Call it paranoia, call it wacko, call it what you will, many of our citizens appear to deeply fear that scenario. Some of them have acquired arsenals of semi-automatic rifles with high-capacity magazines with which to resist forcibly the imagined takeover. Some of them apply camouflage coloring to their faces, like the real military they’ve seen on TV and, deep in the remote woods of (mainly) the south, practice drills, running and shooting at stationary targets and so on. This activity, they believe, will prepare them to defend hearth and home against an invading army of United States Marines, Army soldiers, perhaps aided by the local police and National Guard (who would most certainly be called up during a takeover) equipped with tanks, true tactical training and supported by the most advanced and fearsome combat aircraft on the planet.

Of course, those guys, mostly guys, running around in the woods are shooting at stumps and cardboard figures that don’t shoot back. One must wonder how would perform in the face of a squad or two of U.S. Marines in full battle gear. But, hey, they’ll go down fighting which seems to them like the best alternative to the imagined takeover and the dystopian Hunger Games-like life that would ensue. Living with such fear must be a terrible burden to carry through life.

The more one thinks about this scenario, the more ridiculous it seems, putting aside the idea that the government could or would actually try this. I suppose that if you watch enough conspiracy movies, in which a handful of military people secretly agree to order the U.S. military to attack the citizenry, striking at the TV stations, electric grid and internet server farms to gain instant control over communications, you could come to believe such a thing is possible in the United States. Then again, when you consider the physical scale of the country, the complexity of its physical infrastructure, the ubiquity of the internet, the certain massive resistance by the majority of the population and the awareness that the failure of such an enterprise would be conviction for treason punishable by death, is it even remotely plausible that a federal takeover using the military could occur here?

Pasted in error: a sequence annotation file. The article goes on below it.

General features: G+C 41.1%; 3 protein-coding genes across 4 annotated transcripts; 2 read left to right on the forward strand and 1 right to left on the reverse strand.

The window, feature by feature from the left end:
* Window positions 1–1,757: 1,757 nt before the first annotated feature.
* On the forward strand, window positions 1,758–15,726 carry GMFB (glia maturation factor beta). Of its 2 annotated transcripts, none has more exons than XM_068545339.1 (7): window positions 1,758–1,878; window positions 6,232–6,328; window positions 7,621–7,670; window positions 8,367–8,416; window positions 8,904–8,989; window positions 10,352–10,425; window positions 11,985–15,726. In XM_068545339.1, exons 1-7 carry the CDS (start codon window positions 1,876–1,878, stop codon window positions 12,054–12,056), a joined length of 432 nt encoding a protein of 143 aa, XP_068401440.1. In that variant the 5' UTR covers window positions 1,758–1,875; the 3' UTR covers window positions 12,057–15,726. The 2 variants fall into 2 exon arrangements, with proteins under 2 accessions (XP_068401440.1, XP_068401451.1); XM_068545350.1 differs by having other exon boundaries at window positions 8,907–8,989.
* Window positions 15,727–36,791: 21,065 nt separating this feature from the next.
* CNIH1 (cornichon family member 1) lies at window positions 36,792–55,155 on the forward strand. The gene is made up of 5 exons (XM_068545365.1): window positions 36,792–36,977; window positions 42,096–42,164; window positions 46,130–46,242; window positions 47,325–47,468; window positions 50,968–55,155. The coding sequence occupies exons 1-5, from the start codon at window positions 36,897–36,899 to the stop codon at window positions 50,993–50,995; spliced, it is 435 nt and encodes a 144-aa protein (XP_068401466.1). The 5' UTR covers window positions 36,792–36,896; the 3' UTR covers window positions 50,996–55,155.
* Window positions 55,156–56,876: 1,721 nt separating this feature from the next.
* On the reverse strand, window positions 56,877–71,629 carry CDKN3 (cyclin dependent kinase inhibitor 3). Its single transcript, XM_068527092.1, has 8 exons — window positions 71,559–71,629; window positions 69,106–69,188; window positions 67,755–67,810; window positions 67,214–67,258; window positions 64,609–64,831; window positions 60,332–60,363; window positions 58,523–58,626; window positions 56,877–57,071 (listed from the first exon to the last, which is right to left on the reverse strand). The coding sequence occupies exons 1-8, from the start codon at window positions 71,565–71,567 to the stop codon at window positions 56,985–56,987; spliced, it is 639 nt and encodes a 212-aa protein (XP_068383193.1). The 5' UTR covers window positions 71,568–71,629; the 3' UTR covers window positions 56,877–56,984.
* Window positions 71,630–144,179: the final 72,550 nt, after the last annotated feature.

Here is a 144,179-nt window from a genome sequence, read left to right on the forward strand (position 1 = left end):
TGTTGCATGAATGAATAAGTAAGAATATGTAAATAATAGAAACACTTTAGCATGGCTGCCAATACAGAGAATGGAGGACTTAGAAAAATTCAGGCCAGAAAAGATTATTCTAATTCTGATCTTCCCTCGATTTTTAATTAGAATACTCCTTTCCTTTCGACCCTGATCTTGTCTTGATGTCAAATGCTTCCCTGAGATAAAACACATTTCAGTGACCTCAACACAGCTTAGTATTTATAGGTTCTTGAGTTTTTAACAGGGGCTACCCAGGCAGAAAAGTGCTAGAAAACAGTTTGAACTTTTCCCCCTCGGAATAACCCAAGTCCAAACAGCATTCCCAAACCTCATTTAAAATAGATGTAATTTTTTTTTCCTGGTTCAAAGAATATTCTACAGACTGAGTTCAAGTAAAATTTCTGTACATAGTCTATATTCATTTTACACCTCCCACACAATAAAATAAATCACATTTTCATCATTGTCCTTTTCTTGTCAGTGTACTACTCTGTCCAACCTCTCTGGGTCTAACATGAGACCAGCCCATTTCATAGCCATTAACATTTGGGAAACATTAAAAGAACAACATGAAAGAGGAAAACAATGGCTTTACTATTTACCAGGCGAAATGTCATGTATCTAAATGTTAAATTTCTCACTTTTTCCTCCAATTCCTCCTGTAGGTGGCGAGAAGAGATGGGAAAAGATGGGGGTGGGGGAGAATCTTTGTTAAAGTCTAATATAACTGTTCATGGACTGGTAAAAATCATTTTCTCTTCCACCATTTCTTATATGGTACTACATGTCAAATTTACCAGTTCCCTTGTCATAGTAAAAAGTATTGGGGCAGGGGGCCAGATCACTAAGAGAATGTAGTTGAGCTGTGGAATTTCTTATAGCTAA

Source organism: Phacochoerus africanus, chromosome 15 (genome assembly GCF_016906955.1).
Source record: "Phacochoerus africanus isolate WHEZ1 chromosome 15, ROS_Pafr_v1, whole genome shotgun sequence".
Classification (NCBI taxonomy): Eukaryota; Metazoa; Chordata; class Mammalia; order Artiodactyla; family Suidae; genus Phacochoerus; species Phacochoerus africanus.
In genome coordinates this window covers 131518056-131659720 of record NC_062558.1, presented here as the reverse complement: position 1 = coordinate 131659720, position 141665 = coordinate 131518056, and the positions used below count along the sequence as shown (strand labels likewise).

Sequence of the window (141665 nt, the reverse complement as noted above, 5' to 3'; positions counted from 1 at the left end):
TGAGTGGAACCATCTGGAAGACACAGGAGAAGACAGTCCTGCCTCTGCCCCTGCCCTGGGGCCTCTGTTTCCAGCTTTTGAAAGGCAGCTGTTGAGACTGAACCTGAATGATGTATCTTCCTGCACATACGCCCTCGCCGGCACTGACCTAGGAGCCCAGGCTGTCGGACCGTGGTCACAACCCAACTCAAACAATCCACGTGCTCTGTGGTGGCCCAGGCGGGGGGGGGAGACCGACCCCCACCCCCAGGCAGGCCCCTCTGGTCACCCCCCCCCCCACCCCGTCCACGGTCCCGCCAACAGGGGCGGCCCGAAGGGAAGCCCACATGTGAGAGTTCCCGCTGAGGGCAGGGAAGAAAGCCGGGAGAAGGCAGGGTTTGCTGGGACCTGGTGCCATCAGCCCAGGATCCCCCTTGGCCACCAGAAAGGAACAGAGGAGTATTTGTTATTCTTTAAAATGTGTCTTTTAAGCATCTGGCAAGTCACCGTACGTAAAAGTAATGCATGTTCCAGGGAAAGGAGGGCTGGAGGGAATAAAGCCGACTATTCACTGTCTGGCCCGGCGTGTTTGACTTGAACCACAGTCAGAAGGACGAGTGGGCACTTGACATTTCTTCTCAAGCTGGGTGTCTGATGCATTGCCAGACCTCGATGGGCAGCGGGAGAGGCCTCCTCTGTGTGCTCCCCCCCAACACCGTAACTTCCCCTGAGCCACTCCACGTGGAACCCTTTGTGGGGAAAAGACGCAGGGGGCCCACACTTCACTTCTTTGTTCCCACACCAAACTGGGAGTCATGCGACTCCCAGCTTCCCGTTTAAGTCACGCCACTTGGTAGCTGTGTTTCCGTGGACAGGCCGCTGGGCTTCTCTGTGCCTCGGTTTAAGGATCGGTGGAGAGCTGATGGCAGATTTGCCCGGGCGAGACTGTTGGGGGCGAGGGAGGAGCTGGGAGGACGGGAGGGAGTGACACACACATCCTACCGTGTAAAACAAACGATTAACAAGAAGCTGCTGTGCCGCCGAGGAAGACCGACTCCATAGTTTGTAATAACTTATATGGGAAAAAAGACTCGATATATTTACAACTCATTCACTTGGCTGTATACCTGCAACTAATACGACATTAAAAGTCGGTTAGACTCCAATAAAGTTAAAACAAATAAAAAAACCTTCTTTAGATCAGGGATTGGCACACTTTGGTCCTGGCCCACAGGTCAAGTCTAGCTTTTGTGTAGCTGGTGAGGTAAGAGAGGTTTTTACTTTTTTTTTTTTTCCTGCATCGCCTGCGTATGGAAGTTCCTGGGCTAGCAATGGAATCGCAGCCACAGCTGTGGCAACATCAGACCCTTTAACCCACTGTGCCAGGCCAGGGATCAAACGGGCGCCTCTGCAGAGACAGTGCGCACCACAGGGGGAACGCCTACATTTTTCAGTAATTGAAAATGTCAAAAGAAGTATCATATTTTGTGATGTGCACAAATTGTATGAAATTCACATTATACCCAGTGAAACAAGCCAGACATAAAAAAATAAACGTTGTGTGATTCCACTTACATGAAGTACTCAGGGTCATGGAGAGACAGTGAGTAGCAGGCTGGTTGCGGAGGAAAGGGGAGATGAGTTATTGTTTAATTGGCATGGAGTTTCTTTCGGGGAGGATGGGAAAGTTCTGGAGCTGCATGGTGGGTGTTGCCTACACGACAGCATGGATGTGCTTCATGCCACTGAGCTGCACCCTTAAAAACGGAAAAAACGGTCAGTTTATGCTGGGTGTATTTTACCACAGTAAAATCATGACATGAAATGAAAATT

In my mind, to ask the question of plausibility is to answer it, but I must recognize that no matter how implausible the scenario is, there are many people who apparently live in constant fear that the federal government is about to enslave everyone. Curiously, many of these same people are the most ardent supporters of the current president who, among all modern presidents, is the most likely to attempt to subvert the country into a totalitarian regime. This irony is missed by all of those who live in fear and claim that the Second Amendment somehow gives them the protection they require.

I get the argument that “anything is possible” but when considering that, why can’t these people see that the “possible turned reality” is already here in the form of irregular but recurring slaughters of children in schools, not to mention the thousands of others who die by gunshot every year. American exceptionalism, of which that crowd seems so certain and so proud, has placed us high in the world in gun-related deaths, especially among countries with significant socioeconomic success. http://n.pr/2BrbmUh

You don’t have to imagine any conspiracy to understand this; just open your mind to reality.